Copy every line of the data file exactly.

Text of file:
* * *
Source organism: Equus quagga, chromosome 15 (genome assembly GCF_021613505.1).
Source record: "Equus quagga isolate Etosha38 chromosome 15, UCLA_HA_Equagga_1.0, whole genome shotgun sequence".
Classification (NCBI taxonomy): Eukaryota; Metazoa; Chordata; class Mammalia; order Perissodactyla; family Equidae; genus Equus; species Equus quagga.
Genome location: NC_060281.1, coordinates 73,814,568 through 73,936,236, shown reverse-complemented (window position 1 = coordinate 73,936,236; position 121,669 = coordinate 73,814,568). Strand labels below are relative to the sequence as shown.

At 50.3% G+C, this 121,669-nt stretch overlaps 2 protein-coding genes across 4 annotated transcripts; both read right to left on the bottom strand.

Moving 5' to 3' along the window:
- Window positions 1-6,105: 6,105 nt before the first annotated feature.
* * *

Source organism: Equus quagga, chromosome 15 (genome assembly GCF_021613505.1).
Source record: "Equus quagga isolate Etosha38 chromosome 15, UCLA_HA_Equagga_1.0, whole genome shotgun sequence".
Classification (NCBI taxonomy): Eukaryota; Metazoa; Chordata; class Mammalia; order Perissodactyla; family Equidae; genus Equus; species Equus quagga.
Genome location: NC_060281.1, coordinates 73,814,568 through 73,936,236, shown reverse-complemented (window position 1 = coordinate 73,936,236; position 121,669 = coordinate 73,814,568). Strand labels below are relative to the sequence as shown.

At 50.3% G+C, this 121,669-nt stretch overlaps 2 protein-coding genes across 4 annotated transcripts; both read right to left on the bottom strand.

Moving 5' to 3' along the window:
- Window positions 1-6,105: 6,105 nt before the first annotated feature.